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Carol Bier

As a scholar actively engaged in the study of Islamic geometric patterns, my current research focuses on the intersectionality of art and mathematics, and patterns in Islamic art and architecture as “geometry made manifest.” I am interested in understanding the deep cultural significance of historic Islamic ornament, not as decorative and non-representational, but as expressive of geometry, representing an emergent intersection in the trajectories of the history of mathematics, history of architecture, and philosophy. From 1984-2001 I served as curator for Eastern Hemisphere Collections at The Textile Museum in Washington, DC, where I first began to study patterns in relation to textile technologies, which had developed extensively in the Islamic world prior to industrialization in Europe. My publications reflect a strong interest in crafts and technology, and my most recent book (the catalogue of an exhibition), addresses the emergence of an algorithmic aesthetic in classical Islamic art and architecture.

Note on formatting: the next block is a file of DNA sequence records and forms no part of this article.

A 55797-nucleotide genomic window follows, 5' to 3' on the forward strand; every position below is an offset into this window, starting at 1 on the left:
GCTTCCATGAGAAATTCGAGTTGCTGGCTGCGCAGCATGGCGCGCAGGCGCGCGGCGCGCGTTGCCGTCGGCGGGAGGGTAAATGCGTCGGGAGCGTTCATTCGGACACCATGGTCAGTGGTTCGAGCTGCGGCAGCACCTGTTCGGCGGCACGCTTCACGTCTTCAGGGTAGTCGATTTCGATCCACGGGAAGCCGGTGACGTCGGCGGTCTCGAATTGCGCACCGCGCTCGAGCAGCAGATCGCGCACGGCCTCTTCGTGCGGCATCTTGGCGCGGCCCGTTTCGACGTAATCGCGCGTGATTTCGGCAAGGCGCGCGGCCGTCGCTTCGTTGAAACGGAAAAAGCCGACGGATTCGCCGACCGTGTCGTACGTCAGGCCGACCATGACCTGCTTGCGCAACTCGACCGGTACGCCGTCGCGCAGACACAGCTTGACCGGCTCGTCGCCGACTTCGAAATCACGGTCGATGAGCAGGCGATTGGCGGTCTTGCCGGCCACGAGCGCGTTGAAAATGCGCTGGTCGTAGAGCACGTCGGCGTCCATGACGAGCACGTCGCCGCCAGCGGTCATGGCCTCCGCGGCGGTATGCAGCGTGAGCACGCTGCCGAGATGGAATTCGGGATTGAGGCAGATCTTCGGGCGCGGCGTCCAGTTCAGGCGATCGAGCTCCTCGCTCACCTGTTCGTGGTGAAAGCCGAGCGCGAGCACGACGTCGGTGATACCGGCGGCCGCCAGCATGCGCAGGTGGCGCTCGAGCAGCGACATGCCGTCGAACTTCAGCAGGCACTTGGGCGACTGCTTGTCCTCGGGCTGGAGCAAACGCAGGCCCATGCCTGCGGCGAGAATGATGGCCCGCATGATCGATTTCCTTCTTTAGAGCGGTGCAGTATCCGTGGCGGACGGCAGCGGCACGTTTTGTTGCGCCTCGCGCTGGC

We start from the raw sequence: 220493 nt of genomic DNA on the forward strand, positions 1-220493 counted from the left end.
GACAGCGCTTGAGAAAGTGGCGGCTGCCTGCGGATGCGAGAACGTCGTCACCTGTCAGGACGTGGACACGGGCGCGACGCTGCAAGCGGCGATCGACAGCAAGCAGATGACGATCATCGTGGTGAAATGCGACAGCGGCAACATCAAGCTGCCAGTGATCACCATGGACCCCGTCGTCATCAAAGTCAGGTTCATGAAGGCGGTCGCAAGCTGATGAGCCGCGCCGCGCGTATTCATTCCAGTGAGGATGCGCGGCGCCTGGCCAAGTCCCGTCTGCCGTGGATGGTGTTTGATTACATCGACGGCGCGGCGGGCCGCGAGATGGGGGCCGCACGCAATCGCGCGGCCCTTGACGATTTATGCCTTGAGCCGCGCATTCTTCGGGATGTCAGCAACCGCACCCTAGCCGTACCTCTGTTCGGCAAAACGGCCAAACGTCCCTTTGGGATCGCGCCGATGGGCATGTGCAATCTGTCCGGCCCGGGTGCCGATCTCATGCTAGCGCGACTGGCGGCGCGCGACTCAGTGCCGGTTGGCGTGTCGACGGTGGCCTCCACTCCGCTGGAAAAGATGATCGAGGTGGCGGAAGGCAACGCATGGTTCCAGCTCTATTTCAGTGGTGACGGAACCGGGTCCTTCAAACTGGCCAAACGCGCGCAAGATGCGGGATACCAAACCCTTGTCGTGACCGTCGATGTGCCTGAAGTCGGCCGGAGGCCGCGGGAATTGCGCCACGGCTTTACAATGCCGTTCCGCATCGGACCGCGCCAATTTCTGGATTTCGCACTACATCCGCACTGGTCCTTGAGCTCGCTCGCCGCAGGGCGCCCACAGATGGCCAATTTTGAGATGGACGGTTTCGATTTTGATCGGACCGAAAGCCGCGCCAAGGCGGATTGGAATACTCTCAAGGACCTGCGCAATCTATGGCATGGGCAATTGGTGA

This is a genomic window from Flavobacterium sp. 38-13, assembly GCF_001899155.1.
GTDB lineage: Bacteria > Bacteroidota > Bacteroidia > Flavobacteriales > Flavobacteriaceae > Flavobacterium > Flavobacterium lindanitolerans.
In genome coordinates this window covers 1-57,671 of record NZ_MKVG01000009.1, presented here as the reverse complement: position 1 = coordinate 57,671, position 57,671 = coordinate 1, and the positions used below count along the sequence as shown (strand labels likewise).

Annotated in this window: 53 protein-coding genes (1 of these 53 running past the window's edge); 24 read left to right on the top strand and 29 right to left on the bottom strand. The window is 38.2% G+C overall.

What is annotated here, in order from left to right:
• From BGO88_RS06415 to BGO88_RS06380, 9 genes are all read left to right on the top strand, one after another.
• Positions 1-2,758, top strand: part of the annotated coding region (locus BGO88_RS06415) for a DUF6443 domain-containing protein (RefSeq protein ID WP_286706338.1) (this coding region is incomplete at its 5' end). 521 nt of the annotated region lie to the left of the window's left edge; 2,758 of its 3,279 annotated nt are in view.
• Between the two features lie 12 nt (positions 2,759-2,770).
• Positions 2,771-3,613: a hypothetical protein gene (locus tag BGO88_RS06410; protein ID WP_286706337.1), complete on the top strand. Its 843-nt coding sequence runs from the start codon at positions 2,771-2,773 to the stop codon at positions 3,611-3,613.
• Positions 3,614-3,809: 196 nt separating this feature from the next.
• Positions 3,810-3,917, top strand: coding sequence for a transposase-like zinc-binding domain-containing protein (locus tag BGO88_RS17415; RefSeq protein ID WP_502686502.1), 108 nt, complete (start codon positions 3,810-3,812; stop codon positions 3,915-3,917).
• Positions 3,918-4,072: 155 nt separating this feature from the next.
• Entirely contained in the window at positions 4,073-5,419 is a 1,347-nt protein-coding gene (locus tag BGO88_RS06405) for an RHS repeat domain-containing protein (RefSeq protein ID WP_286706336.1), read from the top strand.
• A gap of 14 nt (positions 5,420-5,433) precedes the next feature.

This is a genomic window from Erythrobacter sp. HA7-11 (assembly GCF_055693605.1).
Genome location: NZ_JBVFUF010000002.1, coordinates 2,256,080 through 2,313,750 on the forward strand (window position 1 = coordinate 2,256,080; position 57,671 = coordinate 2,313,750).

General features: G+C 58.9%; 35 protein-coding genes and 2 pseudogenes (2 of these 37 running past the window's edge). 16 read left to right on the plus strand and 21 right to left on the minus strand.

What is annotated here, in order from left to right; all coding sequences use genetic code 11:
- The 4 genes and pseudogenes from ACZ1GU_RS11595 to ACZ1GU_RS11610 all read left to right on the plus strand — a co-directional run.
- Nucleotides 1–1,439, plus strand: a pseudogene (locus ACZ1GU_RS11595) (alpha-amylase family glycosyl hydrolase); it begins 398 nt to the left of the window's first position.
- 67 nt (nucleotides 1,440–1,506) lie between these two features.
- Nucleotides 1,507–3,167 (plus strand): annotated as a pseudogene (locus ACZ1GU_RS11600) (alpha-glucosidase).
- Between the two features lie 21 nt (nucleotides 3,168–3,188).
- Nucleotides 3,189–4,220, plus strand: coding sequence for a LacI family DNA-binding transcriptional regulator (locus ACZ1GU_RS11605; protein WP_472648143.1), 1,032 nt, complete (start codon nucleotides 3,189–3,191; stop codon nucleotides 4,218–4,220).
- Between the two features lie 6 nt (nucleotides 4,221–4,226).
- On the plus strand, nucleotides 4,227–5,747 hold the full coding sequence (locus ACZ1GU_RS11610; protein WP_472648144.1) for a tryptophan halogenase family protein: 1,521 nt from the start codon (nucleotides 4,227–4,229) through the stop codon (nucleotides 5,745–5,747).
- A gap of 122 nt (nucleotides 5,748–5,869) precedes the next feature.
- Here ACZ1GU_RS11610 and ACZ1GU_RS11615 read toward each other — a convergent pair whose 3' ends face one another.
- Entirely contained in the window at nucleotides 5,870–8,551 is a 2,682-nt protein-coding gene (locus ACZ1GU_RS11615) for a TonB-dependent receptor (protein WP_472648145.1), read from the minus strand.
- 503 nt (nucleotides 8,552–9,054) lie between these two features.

8 months ago


algorithmic aesthetics, Islamic art, Islamic architecture, Islamic ornament, Islamic geometric patterns, symmetry, symmetry-breaking, quasiperiodic patterns, Oriental carpets, textile technologies, history of textiles, crafts and technology